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The state of Michigan is a peninsula. No, it doesn’t stick out into the ocean like Florida or Cape Cod. But it is surrounded on all sides by Great Lakes. And like many other peninsulas, it is mostly flat. The road network, especially in the Detroit Metro area is a basic grid. Some have even argued that Detroit always specialized in straight-line cars because none of the engineers or executives there thought much about cars that could corner. But the truth is that there are several spectacular driving roads within a day’s road trip.

‘Hell and Back’ Loop

Map of a drive near Ann Arbor, Michigan
‘Hell and back’ Michigan drive | Google Maps

Ann Arbor is a college town 45 minutes northwest of Detroit. And while getting there is a straightforward highway drive, north of Ann Arbor lies a maze of lakes and hills. It is the place to find good driving roads in the greater Detroit area. The most legendary route may be Car and Driver’s test loop, which begins and ends in Hell, Michigan, just north of Ann Arbor. The magazine doesn’t publish its precise loop. But no worries, any drive in the general area will scratch your motoring itch. Here’s a great option.

Take Huron River Drive out of Ann Arbor (slow but scenic). Follow it through Dexter, Michigan. Turn left onto North Territorial Road (also a great driving road), then take your first right, north onto Dexter-Pinckley Road. You’ll follow this road toward Pinckley, MI, but take a left onto Patterson Lake Rd on the outskirts of town. Follow Patterson Lake past some lakes and through Hell, MI, even when it turns into Doyle. Turn left onto Unadilla Rd and follow it, even after it turns into Hadley Rd, until you hit North Territorial Road again. Turn left on N Territorial, driving east past a country club, then take a left onto Hankerd Road. You’ll follow this road north and turn left onto Glenn Brook Rd. Glenn Brook will tee into Patterson Lake, completing your loop.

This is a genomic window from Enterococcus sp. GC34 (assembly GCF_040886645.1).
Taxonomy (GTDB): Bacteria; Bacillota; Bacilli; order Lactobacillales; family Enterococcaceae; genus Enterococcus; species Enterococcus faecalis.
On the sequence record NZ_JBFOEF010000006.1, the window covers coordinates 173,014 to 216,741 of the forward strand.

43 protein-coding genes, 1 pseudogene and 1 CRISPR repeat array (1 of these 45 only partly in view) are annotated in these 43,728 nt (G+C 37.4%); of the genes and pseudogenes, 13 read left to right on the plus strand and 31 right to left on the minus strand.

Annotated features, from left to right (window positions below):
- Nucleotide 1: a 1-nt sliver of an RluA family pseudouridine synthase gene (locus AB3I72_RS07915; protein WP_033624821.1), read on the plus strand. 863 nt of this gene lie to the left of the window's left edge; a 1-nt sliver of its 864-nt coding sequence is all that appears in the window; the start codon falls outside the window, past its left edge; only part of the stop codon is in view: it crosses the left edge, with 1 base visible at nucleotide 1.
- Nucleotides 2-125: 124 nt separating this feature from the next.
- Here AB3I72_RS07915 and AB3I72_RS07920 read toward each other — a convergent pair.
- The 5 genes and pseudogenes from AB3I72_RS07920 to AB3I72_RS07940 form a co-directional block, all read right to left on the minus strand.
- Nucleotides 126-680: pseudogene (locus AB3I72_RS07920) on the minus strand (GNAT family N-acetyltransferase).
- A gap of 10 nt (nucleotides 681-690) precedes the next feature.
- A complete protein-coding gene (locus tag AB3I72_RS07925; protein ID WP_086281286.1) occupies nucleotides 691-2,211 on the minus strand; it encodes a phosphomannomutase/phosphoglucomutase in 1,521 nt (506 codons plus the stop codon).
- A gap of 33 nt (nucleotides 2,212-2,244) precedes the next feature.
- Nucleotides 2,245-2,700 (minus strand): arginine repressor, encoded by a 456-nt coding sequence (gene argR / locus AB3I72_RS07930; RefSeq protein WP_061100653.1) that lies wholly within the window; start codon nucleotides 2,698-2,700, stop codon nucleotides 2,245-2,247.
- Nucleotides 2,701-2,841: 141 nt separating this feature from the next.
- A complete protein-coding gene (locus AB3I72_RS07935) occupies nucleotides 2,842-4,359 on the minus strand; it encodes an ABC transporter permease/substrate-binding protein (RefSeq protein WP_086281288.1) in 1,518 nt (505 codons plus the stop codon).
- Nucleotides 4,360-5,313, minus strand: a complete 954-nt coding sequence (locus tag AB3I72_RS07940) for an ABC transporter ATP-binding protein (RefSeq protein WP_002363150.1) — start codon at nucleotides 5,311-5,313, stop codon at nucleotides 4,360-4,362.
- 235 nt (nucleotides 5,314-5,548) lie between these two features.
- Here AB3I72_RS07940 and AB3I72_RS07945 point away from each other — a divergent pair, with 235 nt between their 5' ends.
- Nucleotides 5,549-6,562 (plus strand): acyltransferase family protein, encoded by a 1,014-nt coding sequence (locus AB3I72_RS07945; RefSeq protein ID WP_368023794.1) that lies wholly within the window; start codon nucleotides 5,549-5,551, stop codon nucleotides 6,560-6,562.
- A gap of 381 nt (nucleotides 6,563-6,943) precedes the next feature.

‘Thumb of the Mitten’ Lakeshore Cruise

Map of a loop along the Lake Huron shore in Michigan.
‘Thumb of the mitten’ Michigan drive | Google Maps

If you’re less of a speed demon and want to drop the top for a lakeshore cruise, Michigan has plenty of those. When viewed from above, Michigan looks like a big old mitten. Driving the shoreline of the entire “thumb” is a nice half-day adventure, just north of Detroit. To go counter-clockwise, you’ll need to first get to Bluewater Bridge at the southern tip of Lake Huron. Interstate 94 goes right to this bridge. But if you want to extend your drive, you can take Lake Shore Road/Jefferson Ave from Detroit and up the shore of Lake Saint Clair, before hopping on 94.

As you exit I-94, you want to take state route 25 north along the shore of Lake Huron. You’ll follow this road up the shore, through Lakeport, Forester, Harbor Beach, Port Hope, Port Austin, Bay Port, and into Bay City. Once in Bay City, you can hop on I-75 south for a quick cruise home. Depending on the day, you may find yourself in some traffic along the shore. So be ready to cruise, and don’t hesitate to stop when you see a beach or restaurant you like.

Tunnel of Trees, Northern Michigan

Map of the 'Tunnel of Trees' drive in Michian
‘Tunnel of Trees’ Michigan drive | Wikimedia Commons

No list of Michigan’s greatest driving roads would be complete without M-119, also known as the “Tunnel of Trees.” This highway is in northwestern Michigan, running along the shore of Lake Michigan. It is distinct for two reasons: It is a narrow road with no centerline. And for miles at a time it is fully engulfed in foliage. Thus it’s name.

The beautiful winding road stretches for 27 miles. But you can hop on at any point. It’s a popular stop for motorcyclists and sports car enthusiasts headed toward Michigan’s remote “Upper Peninsula.” Even though the southern tip of the road is 4.5 hours from Detroit, it can see up to 15,000 vehicles a day during peak season.

See more of the best roads in Michigan, according to a motorcyclist, in the video below: